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Personal Injury Law: 3 Common Questions

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Nobody wants to imagine being hurt in an accident. Yet knowing more about your legal rights and responsibilities can prove highly beneficial in the event that you or someone you know does suffer an accidental injury down the line. If you would like to protect yourself by learning more about the ins and outs of personal injury law, read on. This article will answer three common questions about pursuing a legal case.

How do I know if I have a legitimate case?

To build a successful personal injury case, there are two key criteria that must be met. First, negligence must be established on the part of the defendant. This is done by first establishing what is known as duty of care--i.e. the responsibility one person owes to another to avoid causing them harm. For instance, any driver on the road has a responsibility not to operate their vehicle in a reckless or inattentive manner.

Once a particular duty of care has been established, there must be convincing evidence that the defendant was in breach of that duty. In other words, they did not uphold their implicit responsibility, and this negligence resulted in the injury of another. Yet negligence alone isn't always enough to make a personal injury case worth while.

The second key criteria is the extent of the particular injury. This is established in conjunction with one or more consultations with medical professionals. Their testimony as to the extent of your injuries is a key part of being able to build a strong case. If the injury sustained is deemed medically insignificant, or simply too minor, it may not be financially advisable to try and pursue a legal case.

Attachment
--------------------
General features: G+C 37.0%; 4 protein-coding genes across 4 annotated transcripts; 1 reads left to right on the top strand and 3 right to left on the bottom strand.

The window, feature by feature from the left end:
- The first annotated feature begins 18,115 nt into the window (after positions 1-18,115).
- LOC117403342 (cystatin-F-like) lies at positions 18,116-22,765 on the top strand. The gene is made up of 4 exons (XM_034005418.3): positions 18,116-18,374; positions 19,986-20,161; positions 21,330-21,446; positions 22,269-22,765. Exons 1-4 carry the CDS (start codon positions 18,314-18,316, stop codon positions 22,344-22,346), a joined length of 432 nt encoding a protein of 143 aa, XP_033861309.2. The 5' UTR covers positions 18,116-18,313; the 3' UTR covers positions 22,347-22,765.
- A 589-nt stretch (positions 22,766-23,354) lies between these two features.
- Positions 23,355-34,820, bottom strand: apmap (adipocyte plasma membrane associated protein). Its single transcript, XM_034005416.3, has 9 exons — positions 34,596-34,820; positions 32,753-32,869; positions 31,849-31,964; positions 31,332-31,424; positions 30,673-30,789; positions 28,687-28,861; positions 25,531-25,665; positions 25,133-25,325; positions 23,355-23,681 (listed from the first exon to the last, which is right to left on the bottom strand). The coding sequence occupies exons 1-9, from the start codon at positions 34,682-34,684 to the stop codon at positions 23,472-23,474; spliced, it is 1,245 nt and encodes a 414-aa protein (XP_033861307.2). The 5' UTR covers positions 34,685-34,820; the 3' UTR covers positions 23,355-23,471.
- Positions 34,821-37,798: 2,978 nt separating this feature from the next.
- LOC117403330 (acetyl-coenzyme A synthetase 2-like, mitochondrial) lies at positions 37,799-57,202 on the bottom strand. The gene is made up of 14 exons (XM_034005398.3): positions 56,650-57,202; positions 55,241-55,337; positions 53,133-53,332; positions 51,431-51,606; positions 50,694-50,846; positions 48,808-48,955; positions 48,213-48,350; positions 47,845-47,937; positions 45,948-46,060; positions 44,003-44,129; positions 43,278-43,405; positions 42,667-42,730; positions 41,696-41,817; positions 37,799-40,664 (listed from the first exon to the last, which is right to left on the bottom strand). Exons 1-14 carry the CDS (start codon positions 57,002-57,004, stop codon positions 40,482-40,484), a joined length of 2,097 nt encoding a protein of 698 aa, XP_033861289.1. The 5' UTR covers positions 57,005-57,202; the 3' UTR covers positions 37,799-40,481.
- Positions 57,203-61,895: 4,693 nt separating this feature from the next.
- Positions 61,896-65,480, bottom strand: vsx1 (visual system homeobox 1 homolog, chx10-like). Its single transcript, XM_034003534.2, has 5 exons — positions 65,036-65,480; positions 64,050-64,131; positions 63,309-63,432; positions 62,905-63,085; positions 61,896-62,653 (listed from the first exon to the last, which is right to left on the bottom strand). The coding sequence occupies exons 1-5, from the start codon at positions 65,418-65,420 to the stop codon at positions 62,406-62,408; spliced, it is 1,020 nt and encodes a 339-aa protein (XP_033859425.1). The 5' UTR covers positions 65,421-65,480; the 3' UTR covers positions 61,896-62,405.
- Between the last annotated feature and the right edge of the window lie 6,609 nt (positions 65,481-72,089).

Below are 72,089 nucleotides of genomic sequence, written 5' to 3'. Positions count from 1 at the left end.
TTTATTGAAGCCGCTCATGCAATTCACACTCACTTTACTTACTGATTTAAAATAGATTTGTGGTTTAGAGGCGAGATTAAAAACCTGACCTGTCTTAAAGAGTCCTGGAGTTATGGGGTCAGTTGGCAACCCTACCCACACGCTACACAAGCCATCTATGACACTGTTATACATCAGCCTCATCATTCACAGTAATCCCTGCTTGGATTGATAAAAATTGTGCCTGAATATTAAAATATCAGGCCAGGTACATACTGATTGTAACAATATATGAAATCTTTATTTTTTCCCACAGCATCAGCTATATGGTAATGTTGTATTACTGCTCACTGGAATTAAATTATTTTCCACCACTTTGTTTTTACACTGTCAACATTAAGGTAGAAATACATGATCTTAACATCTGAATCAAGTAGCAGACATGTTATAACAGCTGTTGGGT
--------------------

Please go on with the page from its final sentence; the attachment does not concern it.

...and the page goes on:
What materials should I bring to my initial consultation?

When meeting with an attorney to discuss the particulars of your case, it is important to arrive armed with as much relevant information as possible. This may include such documents as:

  • accident reports
  • medical reports
  • medical bills
  • insurance information received from the individual at fault (i.e. in a car accident)

In addition to these four items, it is also highly advisable to provide a copy of your medical insurance policies. Likewise, if you were involved in an automobile accident, bring a copy of your own auto insurance policy. People are often surprised to learn that their insurance policy will grant them certain rewards above and beyond what the defendant's insurance may cover.

What will my role be during the actual case?

Should your case go to court, it is important to recognize that you will be expected to play an active role. Think about it this way: a personal injury case is not simply a set of facts. More importantly, it is the personal narrative that shapes those facts. Your appearance, demeanor, and attitude will all play a large factor in how a jury ultimately decides your case. To find out more about personal injuries, speak with a business like The Gil Law Firm.